Women’s Bone Health Can Be Improved By Soy-Based Food
Findings suggest that women do not even need to eat as much soy as is found in typical Asian diets, but adding some tofu or other soy, for example foods found in vegetarian diets, could help strengthen bones.
Women who consume soy protein found in foods such as tofu and soy milk might be able to counter the negative effects of menopause on bone and metabolic health, a study suggests.
The study done on rats showed that those fed with soy had stronger tibia bones, which is an important part of both the knee joint and ankle joint.
For postmenopausal women osteoporosis, decreased physical activity and weight gain are serious health concerns.
Soy protein might have positive impacts on bone strength for women who have not yet reached menopause, the researchers said.
“The findings suggest that all women might see improved bone strength by adding some soy-based whole foods — tofu and soy milk, to their diet,” said Pamela Hinton, Professor at the University of Missouri in the US.
“We also believe that soy-based diets can improve metabolic function for postmenopausal women,” she added.
In the study, the team examined the effects of soy versus corn-based diets on rats selectively bred to have low fitness levels. They were further divided into those with and without ovaries to mimic effects of menopause.
Comparing the impact of soy diet on bone strength and metabolic function on the rats it was found that the tibia bones of those fed soy were stronger compared to the ones fed corn-based diet, regardless of ovarian hormone status.
Moreover, soy-based diet also improved metabolic function of the rats both with and without ovaries.
“Our findings suggest that women do not even need to eat as much soy as is found in typical Asian diets, but adding some tofu or other soy, for example foods found in vegetarian diets, could help strengthen bones,” Hinton said. (IANS)
A divided U.S. appeals court Thursday blocked rules by the Trump administration that allowed more employers to opt out of providing women with no-cost birth control.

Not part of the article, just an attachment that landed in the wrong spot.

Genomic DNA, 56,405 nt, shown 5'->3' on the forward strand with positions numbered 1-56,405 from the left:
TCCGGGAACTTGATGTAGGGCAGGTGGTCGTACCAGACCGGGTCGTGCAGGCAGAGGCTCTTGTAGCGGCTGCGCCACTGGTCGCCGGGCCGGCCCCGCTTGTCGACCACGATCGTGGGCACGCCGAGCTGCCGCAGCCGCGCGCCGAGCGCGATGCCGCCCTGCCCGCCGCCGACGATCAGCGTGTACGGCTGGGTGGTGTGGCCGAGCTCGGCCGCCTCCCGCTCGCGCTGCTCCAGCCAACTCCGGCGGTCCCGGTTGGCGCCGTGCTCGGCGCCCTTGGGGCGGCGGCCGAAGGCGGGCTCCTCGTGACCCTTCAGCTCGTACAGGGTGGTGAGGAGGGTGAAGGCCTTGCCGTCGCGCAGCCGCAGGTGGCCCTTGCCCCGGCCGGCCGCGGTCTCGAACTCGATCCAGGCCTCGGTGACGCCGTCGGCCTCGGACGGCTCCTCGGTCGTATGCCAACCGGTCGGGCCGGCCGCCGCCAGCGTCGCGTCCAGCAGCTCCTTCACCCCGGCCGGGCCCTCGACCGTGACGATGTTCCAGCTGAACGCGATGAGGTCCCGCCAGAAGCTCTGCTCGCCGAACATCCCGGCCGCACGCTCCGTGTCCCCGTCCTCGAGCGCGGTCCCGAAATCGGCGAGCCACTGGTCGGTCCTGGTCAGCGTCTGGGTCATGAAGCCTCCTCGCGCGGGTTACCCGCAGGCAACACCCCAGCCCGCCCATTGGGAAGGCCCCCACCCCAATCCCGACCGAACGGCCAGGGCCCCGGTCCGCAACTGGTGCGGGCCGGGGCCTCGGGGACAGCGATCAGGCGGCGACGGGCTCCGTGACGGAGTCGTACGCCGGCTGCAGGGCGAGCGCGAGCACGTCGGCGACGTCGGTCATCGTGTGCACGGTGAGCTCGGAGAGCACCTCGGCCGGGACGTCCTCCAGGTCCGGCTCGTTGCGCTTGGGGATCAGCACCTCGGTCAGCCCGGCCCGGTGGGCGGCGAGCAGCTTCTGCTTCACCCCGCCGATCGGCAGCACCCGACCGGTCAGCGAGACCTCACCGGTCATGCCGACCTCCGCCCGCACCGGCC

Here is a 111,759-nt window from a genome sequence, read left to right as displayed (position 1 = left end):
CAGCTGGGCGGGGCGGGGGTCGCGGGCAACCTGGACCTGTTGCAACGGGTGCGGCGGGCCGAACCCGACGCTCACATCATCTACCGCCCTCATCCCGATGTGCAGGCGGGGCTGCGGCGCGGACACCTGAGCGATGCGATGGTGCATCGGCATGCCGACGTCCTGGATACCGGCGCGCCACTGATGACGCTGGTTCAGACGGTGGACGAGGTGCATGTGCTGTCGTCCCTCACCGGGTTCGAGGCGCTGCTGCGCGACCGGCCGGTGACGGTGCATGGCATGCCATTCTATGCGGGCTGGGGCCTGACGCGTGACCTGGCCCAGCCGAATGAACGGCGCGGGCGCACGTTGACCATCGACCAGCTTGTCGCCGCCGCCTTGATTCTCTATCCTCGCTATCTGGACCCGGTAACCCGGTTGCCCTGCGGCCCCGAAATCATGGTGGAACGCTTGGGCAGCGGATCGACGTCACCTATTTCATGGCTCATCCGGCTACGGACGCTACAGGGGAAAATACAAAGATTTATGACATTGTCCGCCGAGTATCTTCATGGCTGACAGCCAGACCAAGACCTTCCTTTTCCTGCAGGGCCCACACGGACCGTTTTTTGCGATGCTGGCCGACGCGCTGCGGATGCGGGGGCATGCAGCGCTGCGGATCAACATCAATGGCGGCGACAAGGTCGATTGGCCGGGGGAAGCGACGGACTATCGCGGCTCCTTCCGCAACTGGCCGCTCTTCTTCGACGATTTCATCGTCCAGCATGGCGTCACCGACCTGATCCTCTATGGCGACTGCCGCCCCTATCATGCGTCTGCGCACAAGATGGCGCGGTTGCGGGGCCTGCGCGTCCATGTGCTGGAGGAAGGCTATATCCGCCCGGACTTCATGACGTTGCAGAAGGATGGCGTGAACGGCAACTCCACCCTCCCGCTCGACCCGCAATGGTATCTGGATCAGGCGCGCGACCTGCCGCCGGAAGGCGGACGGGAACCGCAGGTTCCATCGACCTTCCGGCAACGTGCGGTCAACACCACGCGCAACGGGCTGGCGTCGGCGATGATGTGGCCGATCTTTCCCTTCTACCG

The ruling, however, may be short lived because the administration has adopted new rules on contraceptive coverage that are set to take effect next month and will likely prompt renewed legal challenges.
Thursday’s ruling by a three-judge panel of the 9th U.S. Circuit Court of Appeals concerned changes to birth control coverage requirements under President Barack Obama’s health care law that the U.S. Department of Health and Human Services issued in October 2017.
States were likely to succeed on their claim that those changes were made without required notice and public comment, the appeals court panel said in a 2-1 decision.
The majority upheld a preliminary injunction against the rules issued by U.S. District Judge Haywood Gilliam last year. It, however, limited the scope of the injunction, applying it only to the five states in the lawsuit and not the entire country.
Another federal judge also blocked the rules, and her nationwide injunction remains in place.
An email to the Justice Department seeking comment was not immediately returned.
Obama’s health care law required most companies to cover birth control at no additional cost, though it included exemptions for religious organizations. The new policy allowed more categories of employers, including publicly traded companies, to opt out of providing free contraception to women by claiming religious objections. It also allowed any company that is not publicly traded to deny coverage on moral grounds.
The Department of Justice said in court documents that the rules were about protecting a small group of “sincere religious and moral objectors” from having to violate their beliefs. The changes were favored by social conservatives who are staunch supporters of President Donald Trump.
California filed a lawsuit to block the changes that was joined by Delaware, Maryland, New York and Virginia.
“Today’s decision is an important step to protect a woman’s right to access cost-free birth control and make independent decisions about her own reproductive health care,” California Attorney General Xavier Becerra said in a statement.
The states argued that the changes could result in millions of women losing free birth control services, forcing them to seek contraceptive care through state-run programs or programs that the states had to reimburse.
The states show with “reasonable probability” that the new rules will lead women to lose employer-sponsored contraceptive coverage, “which will then result in economic harm to the states,” 9th Circuit Judge J. Clifford Wallace, a nominee of Republican President Richard Nixon, wrote for the majority.
In a dissent, 9th Circuit Judge Andrew Kleinfeld said the economic harm to the states was “self-inflicted” because they chose to provide contraceptive coverage to women. The states, therefore, did not have the authority to bring the lawsuit, said Kleinfeld, a nominee of Republican President George H.W. Bush.
The case became more complicated after the Trump administration last month issued new birth control coverage rules that are set to supersede those at issue in the lawsuit before the 9th Circuit. Under the new rules, large companies whose stock is sold to investors won’t be able to opt out of providing contraceptive coverage.
Wallace said the new rules did not make the case before the 9th Circuit moot because they are not set to take effect until January. (VOA)